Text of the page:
A new study out Friday revealed that even researchers from New York University could find no benefits that NewsGuard, a popular pro-censorship browser extension, offered to consumers’ ability to identify misinformation while successfully directing readers to other sites deemed credible by the agency’s censors.
A team of academics at New York University’s (NYU) Center for Social Media and Politics studied the news rating agency with a survey of more than 3,000 participants that downloaded the extension. The researchers found readers with “high-quality” news diets in line with NewsGuard’s ratings were no more likely to answer questions related to the Black Lives Matter movement or Covid-19 accurately than those who otherwise relied on “lower-quality” sources.
All respondents were asked to “judge the veracity of five widely circulated statements” across the two topics, where three were false and two were true. NewGuard’s intervention, however, “had no effect on belief in misinformation about the BLM movement and COVID-19, and it did not measurably affect belief in the true statements.”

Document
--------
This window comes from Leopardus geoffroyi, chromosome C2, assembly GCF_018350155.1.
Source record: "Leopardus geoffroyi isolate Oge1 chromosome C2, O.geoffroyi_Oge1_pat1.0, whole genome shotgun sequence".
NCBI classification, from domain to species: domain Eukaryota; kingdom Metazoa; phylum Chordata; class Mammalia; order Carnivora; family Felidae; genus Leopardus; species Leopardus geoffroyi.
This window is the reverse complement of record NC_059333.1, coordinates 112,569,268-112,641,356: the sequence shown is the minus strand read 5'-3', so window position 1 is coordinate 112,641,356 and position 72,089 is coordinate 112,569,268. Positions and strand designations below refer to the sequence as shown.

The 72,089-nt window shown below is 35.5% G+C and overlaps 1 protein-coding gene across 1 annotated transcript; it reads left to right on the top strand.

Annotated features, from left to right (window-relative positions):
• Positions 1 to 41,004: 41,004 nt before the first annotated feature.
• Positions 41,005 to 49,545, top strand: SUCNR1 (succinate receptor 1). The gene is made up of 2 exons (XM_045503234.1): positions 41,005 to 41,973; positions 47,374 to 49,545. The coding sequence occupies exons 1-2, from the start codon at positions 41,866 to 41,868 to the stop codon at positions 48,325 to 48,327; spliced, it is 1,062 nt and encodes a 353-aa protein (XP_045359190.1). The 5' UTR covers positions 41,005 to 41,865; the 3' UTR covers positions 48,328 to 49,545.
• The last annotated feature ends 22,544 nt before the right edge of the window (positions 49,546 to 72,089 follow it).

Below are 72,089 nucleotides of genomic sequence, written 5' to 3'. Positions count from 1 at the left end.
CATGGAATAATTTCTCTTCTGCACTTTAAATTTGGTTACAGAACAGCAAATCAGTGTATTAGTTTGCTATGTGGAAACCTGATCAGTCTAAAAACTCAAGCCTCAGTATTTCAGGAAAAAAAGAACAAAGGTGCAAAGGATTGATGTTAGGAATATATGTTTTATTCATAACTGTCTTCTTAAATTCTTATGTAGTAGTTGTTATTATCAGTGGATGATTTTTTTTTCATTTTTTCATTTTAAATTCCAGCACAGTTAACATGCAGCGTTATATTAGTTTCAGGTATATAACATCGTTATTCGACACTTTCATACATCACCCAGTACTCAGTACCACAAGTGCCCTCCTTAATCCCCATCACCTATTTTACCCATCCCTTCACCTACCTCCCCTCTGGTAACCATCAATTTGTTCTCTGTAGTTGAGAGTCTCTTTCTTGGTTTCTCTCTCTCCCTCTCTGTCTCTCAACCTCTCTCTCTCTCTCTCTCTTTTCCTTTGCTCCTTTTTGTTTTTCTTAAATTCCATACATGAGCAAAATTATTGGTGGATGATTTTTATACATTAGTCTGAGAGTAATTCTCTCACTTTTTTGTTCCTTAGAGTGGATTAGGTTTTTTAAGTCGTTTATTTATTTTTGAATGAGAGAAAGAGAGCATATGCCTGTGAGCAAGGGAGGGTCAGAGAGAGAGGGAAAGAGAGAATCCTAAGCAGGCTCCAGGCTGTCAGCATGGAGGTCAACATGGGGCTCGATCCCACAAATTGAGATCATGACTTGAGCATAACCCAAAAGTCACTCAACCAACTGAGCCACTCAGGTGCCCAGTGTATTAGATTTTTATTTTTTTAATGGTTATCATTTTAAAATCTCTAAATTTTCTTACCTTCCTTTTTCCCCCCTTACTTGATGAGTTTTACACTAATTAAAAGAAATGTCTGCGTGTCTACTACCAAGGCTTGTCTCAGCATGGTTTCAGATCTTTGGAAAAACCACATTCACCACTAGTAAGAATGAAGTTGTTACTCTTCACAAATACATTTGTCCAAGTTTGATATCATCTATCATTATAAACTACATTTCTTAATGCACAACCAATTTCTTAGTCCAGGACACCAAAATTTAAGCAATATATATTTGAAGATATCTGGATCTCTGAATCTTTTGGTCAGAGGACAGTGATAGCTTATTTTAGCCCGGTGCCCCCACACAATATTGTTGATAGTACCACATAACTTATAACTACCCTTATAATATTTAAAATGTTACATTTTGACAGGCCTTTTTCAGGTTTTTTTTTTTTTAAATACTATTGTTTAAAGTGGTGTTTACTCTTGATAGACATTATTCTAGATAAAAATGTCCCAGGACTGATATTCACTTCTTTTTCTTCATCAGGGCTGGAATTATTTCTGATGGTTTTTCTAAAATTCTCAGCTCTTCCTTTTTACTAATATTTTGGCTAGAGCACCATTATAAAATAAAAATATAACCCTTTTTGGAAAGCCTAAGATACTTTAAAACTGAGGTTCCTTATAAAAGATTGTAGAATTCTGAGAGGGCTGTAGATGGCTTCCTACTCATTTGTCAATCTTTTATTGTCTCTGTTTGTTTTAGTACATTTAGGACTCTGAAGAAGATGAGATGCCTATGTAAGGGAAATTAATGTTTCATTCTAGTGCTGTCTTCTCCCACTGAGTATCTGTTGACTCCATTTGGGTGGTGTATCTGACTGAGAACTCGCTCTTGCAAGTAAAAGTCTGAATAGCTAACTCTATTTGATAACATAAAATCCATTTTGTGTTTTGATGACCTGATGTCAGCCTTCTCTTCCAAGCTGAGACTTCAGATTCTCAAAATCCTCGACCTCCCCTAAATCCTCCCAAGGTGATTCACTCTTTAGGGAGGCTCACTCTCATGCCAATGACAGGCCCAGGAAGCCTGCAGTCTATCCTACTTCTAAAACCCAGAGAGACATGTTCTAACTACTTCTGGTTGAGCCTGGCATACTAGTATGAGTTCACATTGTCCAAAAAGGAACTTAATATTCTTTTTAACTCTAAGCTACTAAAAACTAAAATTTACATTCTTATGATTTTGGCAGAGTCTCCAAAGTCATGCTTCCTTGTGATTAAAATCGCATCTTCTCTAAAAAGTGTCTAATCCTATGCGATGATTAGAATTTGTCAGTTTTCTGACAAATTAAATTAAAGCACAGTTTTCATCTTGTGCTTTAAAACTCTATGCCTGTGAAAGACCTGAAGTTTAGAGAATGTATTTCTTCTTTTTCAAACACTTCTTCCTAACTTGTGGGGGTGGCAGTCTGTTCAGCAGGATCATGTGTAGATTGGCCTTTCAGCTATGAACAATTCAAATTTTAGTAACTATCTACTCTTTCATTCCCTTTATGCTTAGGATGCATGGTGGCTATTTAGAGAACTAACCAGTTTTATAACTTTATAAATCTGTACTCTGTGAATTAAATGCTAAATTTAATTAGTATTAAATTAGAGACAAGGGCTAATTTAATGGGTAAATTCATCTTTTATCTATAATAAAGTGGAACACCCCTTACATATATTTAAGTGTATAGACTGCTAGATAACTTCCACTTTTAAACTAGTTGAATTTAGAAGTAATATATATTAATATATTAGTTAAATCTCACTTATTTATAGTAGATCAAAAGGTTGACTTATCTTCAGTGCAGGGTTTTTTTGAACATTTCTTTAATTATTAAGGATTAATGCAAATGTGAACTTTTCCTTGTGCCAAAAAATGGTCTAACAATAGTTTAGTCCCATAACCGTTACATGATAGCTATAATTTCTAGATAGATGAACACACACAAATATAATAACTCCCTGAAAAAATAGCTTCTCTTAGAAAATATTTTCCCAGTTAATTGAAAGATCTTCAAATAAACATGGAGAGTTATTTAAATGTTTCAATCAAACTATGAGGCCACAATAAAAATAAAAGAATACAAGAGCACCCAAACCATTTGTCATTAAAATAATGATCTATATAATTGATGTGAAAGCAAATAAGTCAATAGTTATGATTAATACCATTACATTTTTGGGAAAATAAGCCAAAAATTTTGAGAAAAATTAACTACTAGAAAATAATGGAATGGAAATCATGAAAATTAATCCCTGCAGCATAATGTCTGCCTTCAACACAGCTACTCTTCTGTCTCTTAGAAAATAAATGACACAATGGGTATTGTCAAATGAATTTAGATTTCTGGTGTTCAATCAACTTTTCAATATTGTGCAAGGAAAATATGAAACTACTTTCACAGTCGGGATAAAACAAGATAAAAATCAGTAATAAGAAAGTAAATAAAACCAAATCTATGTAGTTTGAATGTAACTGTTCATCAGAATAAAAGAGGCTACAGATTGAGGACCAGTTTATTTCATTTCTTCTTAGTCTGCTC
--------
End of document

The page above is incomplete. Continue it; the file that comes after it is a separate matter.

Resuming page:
NewsGuard may have had a limited impact on some user traffic to websites deemed unreliable by the news rating agency, however, implementing a social credit system in the information sphere. While researchers did “not find that randomized exposure to in-browser source reliability information shifts online consumption of news away from unreliable publishers,” they found “suggestive evidence of a substantively meaningful boost in news quality among the heaviest consumers of misinformation.”
NewsGuard’s credibility scores remain subjective, reliant on “trained journalists” who’ve deemed dissident views unacceptable. Websites declared unreliable include organizations that correctly reported on the biggest scandal of the 2020 election, the Hunter Biden laptop, while groups that dismissed the story as Russian disinformation maintain perfect ratings. Politico, NPR, and The New York Times maintain a 100/100 favorability score on their “nutrition label” while CBS comes in 95/100, docked five points for merely concealing author names on select pieces. The New York Post, on the other hand, suffers a failing grade of 69.5/100, and The Federalist comes in even lower at 12.5/100.
NewsGuard is being promoted in schools as a means of media literacy despite the service downranking websites found more reliable than legacy institutions on major stories, from the Hunter Biden laptop to cooked-up stories of 2016 Russian collusion between the Trump campaign and the Kremlin, for which The New York Times and The Washington Post won Pulitzers.
Partners of the news rating agency include the Department of Defense, the World Health Organization (WHO), and Microsoft.